Nicola Barber

Nicola Barber

Biology

nbarber@uoregon.edu | 541-346-7024

Courses: Bi211 General Biology I: Cells; Bi322 Cell Biology; Bi140 Science, Policy, and Biology

In my classes you will:

  • Make connections to lived experiences and real life challenges. 
  • Interact during exciting, participatory class meetings

I was invited into the Teaching Academy because:

  • I participated in a Summer Institute on Scientific Teaching.

In what ways are you working to make your teaching inclusive?

I try to learn all my students’ names, even in my largest course of almost 200 students. Students in my courses use name tents which helps everyone get to know each other. Learning names builds trust with my students and demonstrates that I care about them and their success. It creates a classroom community and fosters a sense of belonging for students.

What do you do in terms of professional engagement with the teaching and learning culture on campus or nationally?

I am actively involved with the Science Literacy Program on campus where I lead the science education research efforts. I have mentored participants of the Summer Institutes for Scientific Teaching. I have participated in meetings of the Northwest Biosciences Consortium, Northwest Biology Instructors Organization, and Society for the Advancement of Biology Education Research.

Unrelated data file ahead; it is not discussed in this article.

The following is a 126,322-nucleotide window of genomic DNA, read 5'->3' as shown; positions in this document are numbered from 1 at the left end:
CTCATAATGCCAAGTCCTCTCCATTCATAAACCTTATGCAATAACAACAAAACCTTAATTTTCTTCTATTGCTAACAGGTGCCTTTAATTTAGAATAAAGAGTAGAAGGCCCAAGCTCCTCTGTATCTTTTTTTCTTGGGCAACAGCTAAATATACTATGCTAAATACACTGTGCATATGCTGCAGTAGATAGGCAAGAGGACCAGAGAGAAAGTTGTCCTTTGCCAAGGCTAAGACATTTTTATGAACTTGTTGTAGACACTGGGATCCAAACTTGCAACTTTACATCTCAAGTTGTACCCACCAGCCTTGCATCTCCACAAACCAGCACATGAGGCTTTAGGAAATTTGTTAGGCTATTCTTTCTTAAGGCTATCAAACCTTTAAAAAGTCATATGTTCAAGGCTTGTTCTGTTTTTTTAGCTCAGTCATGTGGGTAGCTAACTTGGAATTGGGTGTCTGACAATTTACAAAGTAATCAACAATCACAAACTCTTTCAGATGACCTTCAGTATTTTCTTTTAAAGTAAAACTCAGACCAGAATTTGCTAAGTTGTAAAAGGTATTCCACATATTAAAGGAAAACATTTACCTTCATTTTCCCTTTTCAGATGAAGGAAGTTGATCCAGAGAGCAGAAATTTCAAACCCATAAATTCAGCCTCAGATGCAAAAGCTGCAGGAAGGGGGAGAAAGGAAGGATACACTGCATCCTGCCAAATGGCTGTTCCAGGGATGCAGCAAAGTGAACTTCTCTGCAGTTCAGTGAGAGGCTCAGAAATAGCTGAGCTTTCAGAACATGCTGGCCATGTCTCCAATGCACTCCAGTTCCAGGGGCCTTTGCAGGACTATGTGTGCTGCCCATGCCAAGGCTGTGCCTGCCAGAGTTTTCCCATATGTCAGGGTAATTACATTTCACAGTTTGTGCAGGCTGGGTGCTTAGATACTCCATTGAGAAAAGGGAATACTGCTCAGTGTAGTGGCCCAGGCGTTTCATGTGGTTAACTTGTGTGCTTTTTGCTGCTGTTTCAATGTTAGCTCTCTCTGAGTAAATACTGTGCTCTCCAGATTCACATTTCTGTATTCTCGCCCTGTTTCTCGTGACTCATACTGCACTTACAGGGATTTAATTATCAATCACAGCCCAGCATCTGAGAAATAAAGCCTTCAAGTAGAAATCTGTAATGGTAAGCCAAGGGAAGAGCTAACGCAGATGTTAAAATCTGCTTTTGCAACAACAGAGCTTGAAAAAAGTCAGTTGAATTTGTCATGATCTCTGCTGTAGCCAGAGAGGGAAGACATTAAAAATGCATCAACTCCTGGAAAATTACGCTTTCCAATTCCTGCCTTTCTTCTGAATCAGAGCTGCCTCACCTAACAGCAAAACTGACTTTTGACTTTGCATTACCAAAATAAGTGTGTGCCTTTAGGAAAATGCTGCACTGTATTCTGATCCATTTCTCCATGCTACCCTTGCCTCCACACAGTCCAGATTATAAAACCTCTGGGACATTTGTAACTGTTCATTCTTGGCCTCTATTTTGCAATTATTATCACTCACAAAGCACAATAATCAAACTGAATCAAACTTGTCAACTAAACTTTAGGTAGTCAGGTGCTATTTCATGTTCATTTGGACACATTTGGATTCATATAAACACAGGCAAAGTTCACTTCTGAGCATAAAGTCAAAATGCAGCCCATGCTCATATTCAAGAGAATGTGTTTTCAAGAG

In what ways was your teaching in this course research-led—informed by research on how students learn and inflected by UO's research mission?

As a science education researcher, I keep up to date on literature relevant to both my research and teaching. I employ many evidence-based teaching strategies for inclusive student success including opening and closing questions, student discussion, frequent low-stakes quizzes, student response systems, student predictions, case studies, connecting to prior knowledge, problem solving, and engaging student metacognition. I also try to make connections to the science research on our campus and emphasize the research-related skills students are building.

What teaching moment led you to this discipline?

I wanted to be a teacher to help students learn and explore exciting science. I love the pace of discovery and growth in the classroom. I am always inspired by the student-led poster session in my Bi322 Cell Biology course. At the end of the quarter, students present their research on the cellular basis of a disease and therapy. It is incredible to see students applying the skills and content knowledge they gained over the quarter to topics they are passionate about.